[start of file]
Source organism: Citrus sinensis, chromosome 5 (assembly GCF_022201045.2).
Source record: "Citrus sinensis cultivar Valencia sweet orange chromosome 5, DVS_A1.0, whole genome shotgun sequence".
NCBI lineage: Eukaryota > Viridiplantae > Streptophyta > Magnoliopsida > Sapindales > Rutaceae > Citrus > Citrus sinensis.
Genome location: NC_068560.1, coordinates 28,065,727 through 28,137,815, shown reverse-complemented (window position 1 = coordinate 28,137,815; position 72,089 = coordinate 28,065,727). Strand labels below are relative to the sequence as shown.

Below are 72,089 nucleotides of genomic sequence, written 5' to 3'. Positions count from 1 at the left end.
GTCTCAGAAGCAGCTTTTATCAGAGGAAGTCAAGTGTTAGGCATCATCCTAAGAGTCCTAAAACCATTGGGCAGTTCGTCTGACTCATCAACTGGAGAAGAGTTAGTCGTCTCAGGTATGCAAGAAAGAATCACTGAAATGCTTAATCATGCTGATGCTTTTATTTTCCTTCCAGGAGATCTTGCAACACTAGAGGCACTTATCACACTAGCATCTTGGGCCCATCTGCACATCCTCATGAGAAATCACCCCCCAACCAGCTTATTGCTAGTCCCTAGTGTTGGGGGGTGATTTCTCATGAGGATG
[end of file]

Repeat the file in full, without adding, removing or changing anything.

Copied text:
Source organism: Citrus sinensis, chromosome 5 (assembly GCF_022201045.2).
Source record: "Citrus sinensis cultivar Valencia sweet orange chromosome 5, DVS_A1.0, whole genome shotgun sequence".
NCBI lineage: Eukaryota > Viridiplantae > Streptophyta > Magnoliopsida > Sapindales > Rutaceae > Citrus > Citrus sinensis.
Genome location: NC_068560.1, coordinates 28,065,727 through 28,137,815, shown reverse-complemented (window position 1 = coordinate 28,137,815; position 72,089 = coordinate 28,065,727). Strand labels below are relative to the sequence as shown.

Below are 72,089 nucleotides of genomic sequence, written 5' to 3'. Positions count from 1 at the left end.
GTCTCAGAAGCAGCTTTTATCAGAGGAAGTCAAGTGTTAGGCATCATCCTAAGAGTCCTAAAACCATTGGGCAGTTCGTCTGACTCATCAACTGGAGAAGAGTTAGTCGTCTCAGGTATGCAAGAAAGAATCACTGAAATGCTTAATCATGCTGATGCTTTTATTTTCCTTCCAGGAGATCTTGCAACACTAGAGGCACTTATCACACTAGCATCTTGGGCCCATCTGCACATCCTCATGAGAAATCACCCCCCAACCAGCTTATTGCTAGTCCCTAGTGTTGGGGGGTGATTTCTCATGAGGATG